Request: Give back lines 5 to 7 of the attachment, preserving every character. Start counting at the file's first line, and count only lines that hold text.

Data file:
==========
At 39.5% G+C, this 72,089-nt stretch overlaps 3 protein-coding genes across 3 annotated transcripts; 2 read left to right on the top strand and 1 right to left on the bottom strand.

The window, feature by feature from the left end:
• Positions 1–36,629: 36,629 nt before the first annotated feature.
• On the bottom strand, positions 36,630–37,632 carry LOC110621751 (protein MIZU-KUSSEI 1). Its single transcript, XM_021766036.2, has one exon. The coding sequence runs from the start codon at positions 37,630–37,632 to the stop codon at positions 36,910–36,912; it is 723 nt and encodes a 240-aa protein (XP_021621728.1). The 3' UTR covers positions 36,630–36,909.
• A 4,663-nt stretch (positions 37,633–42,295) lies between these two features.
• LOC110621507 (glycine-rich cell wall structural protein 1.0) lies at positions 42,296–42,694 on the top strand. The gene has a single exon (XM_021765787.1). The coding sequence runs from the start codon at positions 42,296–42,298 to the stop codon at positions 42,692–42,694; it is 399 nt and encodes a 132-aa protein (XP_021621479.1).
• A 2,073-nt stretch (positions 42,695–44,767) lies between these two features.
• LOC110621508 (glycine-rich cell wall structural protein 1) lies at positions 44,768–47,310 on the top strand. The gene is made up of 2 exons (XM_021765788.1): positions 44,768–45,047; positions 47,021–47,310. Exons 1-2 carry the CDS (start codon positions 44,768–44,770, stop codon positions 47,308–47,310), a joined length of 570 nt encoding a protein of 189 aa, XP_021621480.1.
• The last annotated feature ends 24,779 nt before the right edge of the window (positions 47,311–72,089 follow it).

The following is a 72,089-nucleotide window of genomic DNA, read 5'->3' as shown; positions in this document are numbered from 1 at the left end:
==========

• A 4,663-nt stretch (positions 37,633–42,295) lies between these two features.
• LOC110621507 (glycine-rich cell wall structural protein 1.0) lies at positions 42,296–42,694 on the top strand. The gene has a single exon (XM_021765787.1). The coding sequence runs from the start codon at positions 42,296–42,298 to the stop codon at positions 42,692–42,694; it is 399 nt and encodes a 132-aa protein (XP_021621479.1).
• A 2,073-nt stretch (positions 42,695–44,767) lies between these two features.